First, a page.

• Dust jacket excerpt: "It was on the corner of Camac and McClellan, one of the many corner stores in Philadelphia in the 1930s. In the cluster of signs across its window — Breyer's Ice Cream, Phillies hand-made, Coca-Cola — you could just make out the old-fashioned letters: CHESTER JONES, CONFECTIONARY AND SUNDRIES."
  • Dedication: "To Clyde Lisk and Max Abrams, keepers of corner stores, for whom I have respect and affection, and to all of their trade."
  • First sentence: It was almost midnight and Chester Jones was hungry, but he did not like to close the store while Mary Plotko was seated at one of the tables with a new date.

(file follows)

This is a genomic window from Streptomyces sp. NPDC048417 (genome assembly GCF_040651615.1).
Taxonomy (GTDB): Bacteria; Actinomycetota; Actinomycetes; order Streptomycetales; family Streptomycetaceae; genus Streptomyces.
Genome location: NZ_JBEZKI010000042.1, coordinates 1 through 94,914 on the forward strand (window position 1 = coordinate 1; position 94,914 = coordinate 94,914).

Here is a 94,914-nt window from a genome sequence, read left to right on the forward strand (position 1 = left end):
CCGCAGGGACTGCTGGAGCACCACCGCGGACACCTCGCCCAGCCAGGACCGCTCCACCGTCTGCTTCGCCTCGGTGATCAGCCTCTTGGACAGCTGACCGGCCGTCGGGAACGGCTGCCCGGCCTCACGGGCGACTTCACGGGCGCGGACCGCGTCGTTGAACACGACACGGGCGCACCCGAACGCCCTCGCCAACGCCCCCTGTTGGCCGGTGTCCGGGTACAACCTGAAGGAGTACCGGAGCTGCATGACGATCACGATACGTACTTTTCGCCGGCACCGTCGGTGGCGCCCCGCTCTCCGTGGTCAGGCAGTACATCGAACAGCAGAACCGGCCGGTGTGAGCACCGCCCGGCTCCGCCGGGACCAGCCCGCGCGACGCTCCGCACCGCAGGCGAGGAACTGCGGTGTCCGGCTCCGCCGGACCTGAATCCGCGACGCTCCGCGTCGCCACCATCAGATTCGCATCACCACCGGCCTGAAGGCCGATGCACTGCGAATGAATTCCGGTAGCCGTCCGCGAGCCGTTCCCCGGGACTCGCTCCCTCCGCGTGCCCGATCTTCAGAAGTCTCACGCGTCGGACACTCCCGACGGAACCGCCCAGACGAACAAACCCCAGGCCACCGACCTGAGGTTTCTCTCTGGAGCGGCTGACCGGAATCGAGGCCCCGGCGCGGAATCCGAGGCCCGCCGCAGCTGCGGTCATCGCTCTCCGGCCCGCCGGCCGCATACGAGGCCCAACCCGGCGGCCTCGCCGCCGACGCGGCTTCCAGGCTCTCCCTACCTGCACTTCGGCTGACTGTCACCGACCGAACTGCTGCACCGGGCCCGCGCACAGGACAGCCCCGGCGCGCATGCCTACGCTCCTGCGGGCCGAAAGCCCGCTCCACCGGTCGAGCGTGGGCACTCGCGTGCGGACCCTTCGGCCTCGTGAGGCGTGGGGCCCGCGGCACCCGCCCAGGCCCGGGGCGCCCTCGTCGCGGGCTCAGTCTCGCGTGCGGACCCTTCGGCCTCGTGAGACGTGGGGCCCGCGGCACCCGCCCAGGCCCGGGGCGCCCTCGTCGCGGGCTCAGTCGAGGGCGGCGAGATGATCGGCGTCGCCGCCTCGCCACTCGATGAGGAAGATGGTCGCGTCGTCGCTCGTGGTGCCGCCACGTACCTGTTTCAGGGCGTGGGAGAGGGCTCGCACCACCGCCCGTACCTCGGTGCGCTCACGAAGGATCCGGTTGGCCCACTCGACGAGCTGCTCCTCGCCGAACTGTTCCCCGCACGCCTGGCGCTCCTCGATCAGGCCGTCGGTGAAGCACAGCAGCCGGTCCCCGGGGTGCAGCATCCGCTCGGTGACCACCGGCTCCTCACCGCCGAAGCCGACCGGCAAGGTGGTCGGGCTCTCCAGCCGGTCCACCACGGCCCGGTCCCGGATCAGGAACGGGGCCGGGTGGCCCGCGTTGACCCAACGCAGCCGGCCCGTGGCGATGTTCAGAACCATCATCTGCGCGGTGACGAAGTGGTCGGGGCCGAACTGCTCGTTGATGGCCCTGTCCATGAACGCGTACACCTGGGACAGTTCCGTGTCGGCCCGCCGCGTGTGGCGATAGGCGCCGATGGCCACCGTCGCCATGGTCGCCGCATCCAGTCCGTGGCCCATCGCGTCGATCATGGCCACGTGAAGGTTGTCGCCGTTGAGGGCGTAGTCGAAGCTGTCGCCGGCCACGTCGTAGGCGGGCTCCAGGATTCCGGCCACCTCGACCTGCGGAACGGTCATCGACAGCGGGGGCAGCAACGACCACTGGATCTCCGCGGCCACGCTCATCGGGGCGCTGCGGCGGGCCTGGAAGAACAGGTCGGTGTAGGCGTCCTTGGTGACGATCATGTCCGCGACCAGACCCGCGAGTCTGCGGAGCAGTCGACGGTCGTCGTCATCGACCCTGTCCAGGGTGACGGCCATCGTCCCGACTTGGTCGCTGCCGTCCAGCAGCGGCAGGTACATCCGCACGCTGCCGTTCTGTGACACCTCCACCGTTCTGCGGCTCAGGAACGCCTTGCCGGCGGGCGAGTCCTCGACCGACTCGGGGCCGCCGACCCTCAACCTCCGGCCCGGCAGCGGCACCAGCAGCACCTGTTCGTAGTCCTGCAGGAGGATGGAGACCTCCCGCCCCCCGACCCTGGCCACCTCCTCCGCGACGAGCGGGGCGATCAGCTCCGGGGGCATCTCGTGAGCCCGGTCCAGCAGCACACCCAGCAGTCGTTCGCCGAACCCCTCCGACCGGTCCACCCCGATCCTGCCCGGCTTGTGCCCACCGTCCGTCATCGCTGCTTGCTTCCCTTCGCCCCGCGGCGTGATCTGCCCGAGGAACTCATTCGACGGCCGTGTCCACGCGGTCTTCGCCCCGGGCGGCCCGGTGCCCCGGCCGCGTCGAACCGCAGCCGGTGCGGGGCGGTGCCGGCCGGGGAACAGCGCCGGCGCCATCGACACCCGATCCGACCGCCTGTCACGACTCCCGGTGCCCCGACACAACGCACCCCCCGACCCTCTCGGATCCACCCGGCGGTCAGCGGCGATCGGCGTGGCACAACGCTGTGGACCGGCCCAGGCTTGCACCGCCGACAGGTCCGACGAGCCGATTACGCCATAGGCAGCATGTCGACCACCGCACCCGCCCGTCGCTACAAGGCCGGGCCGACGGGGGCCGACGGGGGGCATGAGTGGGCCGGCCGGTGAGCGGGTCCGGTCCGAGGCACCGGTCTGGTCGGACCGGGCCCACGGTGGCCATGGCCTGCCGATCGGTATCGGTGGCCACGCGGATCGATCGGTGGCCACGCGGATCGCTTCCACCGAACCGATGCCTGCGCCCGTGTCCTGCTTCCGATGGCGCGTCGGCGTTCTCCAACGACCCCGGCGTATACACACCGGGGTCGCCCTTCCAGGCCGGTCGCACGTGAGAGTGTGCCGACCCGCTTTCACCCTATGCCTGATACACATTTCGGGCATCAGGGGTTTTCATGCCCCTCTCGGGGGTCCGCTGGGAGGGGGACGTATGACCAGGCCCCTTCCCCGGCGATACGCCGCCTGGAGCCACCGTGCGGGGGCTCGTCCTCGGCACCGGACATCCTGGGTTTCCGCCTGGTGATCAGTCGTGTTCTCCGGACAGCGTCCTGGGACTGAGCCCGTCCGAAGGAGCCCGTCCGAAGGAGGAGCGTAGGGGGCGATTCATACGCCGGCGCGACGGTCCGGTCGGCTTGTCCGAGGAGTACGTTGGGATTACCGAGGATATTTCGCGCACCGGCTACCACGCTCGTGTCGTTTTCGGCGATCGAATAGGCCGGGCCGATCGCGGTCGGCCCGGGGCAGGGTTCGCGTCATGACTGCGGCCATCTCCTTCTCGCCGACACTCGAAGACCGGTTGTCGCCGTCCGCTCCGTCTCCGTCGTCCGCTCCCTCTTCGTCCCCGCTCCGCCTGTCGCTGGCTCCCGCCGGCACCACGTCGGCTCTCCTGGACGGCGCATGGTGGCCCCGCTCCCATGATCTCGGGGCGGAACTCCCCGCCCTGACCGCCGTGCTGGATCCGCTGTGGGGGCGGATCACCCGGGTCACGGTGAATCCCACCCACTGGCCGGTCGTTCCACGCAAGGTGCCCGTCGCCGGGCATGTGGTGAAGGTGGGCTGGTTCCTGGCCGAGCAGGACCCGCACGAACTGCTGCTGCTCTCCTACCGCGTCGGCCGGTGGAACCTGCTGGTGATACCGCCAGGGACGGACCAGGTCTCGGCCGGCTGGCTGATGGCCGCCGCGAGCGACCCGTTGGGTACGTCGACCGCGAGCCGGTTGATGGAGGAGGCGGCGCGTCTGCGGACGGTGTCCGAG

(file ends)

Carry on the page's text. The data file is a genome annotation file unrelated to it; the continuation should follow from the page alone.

• Last sentence: "Sure I do," he said.
  • Random sentence from middle #1: This was Lowry's way, talking in long riddles that didn't make sense, but there was no use trying to kid him.
  • Random sentence from middle #2: Where had good old eager-beaver George come from?
  • Goodreads rating: 4.0 stars (out of 5.0)
  • Goodreads review excerpt: In 2018, Sandy Pfefferkorn wrote: "If you want to escape to a simpler time, read this book, set in the mid-1930s in Philadelphia (if you can find a copy). The Jones family owns and runs a typical corner confectionary complete with a soda fountain, three telephone booths, a lending library, and everything else you would have found in such a business at the time. ... It's not a politically correct book by today's standards, for it is filled with ethnic slurs common back then."
  • Amazon rating: 4.6 stars (out of 5.0)